We suggest all businesses can benefit from franchise thinking or automation principles if you prefer. Automation principles are often principles that work for automation, but their benefit is not limited to automation. My point here is not my point. I learned it by reading the eMyth books by Michael E Gerber.
At a time when the average business startup had an 80% failure rate, the businesses he coached had a 75% success rate. Here is a hint, the difference is not a five percent difference. At 80% failure, the chance of success is better described as a gamble. At 75% success, the chance of success is typically an investment. He cited following franchise thinking as pivotal to success in startups and beyond.
We know or should realize that time allows for disruption to erode a franchise model from its impact. We are not saying set standards for your business and never revisit them. We are saying to consider two key aspects of your franchise think, your automation principles in play.
First, times change, and competition changes. This is a key one for anyone looking to buy a franchise. That business may not last forever, so beware of how you finance this kind of venture. If it is your own company, you have more power over the changes. Your automation principles don’t need to wait for franchise headquarters to be approved or updated. A non-franchise business can be more agile.
Second, customers change. It’s not always about competition. I remember when My Space was big, then Facebook. Then there was a cycle of saying Facebook is my parent’s social network, not mine. It was not competition that moved the focus from Facebook. It was the changing customer base. The established customer base, rather than being a bridge, became a blocker.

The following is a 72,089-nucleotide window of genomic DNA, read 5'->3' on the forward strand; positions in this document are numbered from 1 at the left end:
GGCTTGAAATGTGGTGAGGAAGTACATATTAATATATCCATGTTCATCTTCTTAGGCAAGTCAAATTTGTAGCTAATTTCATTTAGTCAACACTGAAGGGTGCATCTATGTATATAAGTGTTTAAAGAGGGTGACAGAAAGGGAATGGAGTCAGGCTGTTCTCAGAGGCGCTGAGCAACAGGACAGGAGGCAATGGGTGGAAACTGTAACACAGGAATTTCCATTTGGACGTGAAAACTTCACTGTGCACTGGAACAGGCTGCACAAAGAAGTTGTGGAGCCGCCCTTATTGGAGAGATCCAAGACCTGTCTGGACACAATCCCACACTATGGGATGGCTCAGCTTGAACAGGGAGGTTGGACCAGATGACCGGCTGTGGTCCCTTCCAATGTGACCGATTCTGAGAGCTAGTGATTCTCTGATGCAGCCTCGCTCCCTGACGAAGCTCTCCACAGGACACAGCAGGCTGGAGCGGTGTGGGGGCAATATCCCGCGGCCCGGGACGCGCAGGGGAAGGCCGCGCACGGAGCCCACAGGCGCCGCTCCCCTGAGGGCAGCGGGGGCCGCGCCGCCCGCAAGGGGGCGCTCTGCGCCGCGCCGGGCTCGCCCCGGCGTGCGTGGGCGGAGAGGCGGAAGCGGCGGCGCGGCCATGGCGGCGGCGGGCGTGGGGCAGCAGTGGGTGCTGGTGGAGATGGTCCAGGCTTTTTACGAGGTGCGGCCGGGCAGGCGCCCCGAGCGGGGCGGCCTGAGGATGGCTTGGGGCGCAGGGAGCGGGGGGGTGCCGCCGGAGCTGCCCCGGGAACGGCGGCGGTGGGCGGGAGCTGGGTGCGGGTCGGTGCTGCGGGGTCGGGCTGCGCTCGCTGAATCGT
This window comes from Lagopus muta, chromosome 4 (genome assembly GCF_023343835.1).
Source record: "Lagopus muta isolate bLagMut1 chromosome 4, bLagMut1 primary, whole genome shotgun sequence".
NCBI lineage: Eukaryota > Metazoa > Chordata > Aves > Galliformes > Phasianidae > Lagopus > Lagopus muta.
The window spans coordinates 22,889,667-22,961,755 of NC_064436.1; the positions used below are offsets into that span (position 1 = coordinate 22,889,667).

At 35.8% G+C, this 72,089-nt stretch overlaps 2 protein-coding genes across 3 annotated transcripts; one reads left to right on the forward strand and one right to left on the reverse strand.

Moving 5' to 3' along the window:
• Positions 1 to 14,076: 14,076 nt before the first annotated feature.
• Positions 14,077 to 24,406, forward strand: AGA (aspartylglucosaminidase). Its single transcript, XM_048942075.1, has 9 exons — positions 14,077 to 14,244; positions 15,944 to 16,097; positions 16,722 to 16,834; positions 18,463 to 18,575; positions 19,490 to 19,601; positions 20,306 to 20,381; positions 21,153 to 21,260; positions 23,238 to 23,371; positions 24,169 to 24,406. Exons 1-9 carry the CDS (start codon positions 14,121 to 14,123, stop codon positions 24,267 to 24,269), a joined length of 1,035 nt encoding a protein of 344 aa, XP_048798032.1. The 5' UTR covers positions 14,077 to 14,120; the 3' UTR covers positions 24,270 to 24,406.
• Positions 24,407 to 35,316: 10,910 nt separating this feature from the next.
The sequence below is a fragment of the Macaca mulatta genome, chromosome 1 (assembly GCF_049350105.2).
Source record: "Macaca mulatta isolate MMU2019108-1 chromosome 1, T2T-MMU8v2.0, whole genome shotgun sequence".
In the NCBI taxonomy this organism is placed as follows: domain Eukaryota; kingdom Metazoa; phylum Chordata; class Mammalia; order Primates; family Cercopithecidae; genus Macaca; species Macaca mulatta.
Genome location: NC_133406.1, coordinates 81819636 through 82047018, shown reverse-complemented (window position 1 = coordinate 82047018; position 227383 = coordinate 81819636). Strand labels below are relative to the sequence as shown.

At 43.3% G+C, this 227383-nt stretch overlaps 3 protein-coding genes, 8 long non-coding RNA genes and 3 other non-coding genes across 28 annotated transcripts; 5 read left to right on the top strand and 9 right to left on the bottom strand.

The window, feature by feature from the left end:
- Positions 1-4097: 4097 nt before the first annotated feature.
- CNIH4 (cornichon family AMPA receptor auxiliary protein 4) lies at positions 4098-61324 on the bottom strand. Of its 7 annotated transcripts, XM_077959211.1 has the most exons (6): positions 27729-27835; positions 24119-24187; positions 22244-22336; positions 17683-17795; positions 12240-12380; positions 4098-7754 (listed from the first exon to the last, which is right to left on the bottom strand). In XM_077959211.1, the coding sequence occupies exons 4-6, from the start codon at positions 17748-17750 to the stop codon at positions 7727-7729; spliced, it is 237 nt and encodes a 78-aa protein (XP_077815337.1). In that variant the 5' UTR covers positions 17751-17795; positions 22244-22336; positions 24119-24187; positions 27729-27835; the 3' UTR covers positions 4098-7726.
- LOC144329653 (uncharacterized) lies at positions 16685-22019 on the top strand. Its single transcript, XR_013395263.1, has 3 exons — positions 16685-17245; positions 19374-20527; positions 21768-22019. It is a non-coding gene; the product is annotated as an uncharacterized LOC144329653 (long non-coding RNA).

Modernize what Matters
Today there is a struggle with the conflict between office workers and remote office workers. There is something profoundly funny about this sentiment. The business owners who are protesting this shift are often business owners benefiting mostly from online customers. This means they are the generation that experienced the migration from in-store to online customers. They don’t remember the anxiety of changing that relationship.
Now, another relationship is going online. Let me say it was very predictable this was coming. The tools are advancing. There is always competition for employees. The competition does not end with customer acquisition. In the business model diagram, we see dynamics, but the dynamics are missing a special block for staff. This is the blind spot that came before the great resignation.
Listening to customers is essential in today’s market. Another modernization that matters is listening to employees. People tend to fear that workers won’t be productive working from home. That is a legit concern. My standing question, having worked in multiple offices, is why do you believe office desk workers achieve productivity? Covid pulled the curtain back and proved the world can work remotely pretty well. Yes, technology and time will boost our skills, but we should keep this option on the table. Companies like Invision, GitLab, and others show offices are an option for growing a business. They are only needed when they are needed.
How will you influence your business’s future today?